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Effective corridor width: linking the spatial ecology of wildlife with land use policy

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Abstract

Wildlife corridors are a policy tool to maintain or restore connectivity through human-modified landscapes. While corridors have been an important concept in wildlife conservation for decades, there is little evidence to guide their design. Specifically, width is one of the most contentious dimensions of corridors because it often limits industrial, residential, or recreational expansion. Building on concepts that describe how wildlife avoid infrastructure or people—zone of influence and the flight initiation distance—we present a conceptual approach to design and assess the management effectiveness of wildlife corridors through a concept we define as effective corridor width. The effective corridor width is the minimum spatial dimension needed to abate human influence on animal movement through the corridor. We searched for case studies documenting the zone of influence and the flight initiation distance from recreational trails and residential development for four species of carnivore: black bears, grizzly (brown) bears, gray wolves, and cougars. From these studies, we synthesized information on the effective corridor width, which varied from 3000 to 6000 m for residential areas and 400 to 1000 m for trails, depending on the species. We examined the effective corridor width in a case study from Alberta, Canada, where debate over the appropriate width of designated wildlife corridors has been ongoing for decades. Our analysis is a step towards developing robust, empirically derived guidelines for designing and managing wildlife corridors.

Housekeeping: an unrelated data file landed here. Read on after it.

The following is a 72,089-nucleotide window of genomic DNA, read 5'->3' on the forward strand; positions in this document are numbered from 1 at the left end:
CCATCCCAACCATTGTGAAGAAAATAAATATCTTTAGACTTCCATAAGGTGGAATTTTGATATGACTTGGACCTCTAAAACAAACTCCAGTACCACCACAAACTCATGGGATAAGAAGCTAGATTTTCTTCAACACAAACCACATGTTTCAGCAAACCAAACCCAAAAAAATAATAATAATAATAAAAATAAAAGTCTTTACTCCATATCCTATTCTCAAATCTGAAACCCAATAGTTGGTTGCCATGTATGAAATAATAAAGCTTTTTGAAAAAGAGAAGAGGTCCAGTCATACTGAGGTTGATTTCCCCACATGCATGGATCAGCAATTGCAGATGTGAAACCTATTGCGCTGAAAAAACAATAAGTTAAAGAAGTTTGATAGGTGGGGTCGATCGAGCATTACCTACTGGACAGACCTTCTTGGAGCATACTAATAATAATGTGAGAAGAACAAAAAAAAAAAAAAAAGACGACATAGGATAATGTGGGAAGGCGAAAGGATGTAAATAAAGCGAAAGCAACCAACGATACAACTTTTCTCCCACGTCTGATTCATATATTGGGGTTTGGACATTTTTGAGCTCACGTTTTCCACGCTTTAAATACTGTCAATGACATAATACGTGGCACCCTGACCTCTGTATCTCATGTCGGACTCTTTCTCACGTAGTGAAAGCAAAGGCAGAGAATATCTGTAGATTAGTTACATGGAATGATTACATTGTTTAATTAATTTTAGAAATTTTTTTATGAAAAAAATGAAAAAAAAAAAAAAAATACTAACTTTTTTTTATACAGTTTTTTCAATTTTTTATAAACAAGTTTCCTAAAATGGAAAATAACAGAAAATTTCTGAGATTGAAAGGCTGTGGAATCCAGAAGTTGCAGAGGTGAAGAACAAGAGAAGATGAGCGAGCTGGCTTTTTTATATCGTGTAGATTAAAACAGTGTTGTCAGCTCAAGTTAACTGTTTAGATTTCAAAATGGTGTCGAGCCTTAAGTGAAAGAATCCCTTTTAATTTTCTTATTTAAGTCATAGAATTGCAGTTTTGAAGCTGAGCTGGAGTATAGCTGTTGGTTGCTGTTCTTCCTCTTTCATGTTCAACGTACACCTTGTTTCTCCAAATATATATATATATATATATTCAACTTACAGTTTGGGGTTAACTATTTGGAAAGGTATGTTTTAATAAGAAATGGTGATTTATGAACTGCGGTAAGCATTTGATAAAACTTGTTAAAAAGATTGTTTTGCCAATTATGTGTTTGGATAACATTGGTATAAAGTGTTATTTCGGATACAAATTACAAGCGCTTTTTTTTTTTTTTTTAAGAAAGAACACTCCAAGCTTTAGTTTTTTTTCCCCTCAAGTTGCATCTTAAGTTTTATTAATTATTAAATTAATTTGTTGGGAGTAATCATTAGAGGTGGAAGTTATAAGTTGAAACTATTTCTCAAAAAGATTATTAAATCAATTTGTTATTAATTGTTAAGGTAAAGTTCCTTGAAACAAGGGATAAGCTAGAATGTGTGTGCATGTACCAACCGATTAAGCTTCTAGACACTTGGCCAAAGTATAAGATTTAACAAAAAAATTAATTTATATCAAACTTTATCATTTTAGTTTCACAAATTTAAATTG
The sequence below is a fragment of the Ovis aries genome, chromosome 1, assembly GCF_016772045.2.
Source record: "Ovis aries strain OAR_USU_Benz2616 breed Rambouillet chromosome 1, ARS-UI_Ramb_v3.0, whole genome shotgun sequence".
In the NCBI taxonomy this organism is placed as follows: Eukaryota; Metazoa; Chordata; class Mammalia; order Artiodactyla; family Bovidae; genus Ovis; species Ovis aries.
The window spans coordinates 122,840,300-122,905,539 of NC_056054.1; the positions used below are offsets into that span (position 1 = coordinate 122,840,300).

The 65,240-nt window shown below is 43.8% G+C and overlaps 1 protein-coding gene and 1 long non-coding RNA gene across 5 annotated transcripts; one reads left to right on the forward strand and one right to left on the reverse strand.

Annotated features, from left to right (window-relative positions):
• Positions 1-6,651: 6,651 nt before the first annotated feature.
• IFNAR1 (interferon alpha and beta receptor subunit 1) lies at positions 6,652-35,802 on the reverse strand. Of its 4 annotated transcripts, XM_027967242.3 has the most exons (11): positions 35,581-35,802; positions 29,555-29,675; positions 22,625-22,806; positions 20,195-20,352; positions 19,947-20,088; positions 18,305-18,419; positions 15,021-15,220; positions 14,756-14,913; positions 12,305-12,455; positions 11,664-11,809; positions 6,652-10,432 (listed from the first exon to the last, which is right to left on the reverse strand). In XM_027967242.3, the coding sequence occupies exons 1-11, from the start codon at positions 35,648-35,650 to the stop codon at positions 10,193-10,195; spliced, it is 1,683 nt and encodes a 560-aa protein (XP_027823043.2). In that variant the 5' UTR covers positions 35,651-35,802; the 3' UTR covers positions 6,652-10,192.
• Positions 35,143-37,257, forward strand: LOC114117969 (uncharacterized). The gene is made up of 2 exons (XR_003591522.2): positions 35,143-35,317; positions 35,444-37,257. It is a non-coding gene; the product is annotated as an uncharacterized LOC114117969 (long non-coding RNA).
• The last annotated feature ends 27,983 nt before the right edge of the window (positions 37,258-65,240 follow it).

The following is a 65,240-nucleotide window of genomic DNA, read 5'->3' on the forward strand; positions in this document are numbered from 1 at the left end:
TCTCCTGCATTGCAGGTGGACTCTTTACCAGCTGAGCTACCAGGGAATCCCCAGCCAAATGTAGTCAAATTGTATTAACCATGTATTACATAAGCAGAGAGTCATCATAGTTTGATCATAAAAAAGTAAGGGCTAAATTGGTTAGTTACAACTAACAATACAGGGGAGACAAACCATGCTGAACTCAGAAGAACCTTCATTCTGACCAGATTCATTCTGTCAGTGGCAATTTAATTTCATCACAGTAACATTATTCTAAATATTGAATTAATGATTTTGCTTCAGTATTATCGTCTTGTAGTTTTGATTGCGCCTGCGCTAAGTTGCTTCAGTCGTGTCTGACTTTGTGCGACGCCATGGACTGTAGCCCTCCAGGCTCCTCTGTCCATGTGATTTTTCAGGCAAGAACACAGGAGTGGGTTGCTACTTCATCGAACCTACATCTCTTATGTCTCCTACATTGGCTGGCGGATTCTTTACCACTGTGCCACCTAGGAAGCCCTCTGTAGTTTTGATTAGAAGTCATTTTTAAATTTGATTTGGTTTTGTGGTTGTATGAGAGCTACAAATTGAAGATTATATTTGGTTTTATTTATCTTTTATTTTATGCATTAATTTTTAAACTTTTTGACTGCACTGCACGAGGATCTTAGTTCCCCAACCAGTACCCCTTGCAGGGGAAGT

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Correspondence to Adam T. Ford.

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This article is part of the Topical Collection on Road Ecology

Guest Editor: Marcello D’Amico

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Ford, A.T., Sunter, E.J., Fauvelle, C. et al. Effective corridor width: linking the spatial ecology of wildlife with land use policy. Eur J Wildl Res 66, 69 (2020). https://doi.org/10.1007/s10344-020-01385-y

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  • DOI: https://doi.org/10.1007/s10344-020-01385-y

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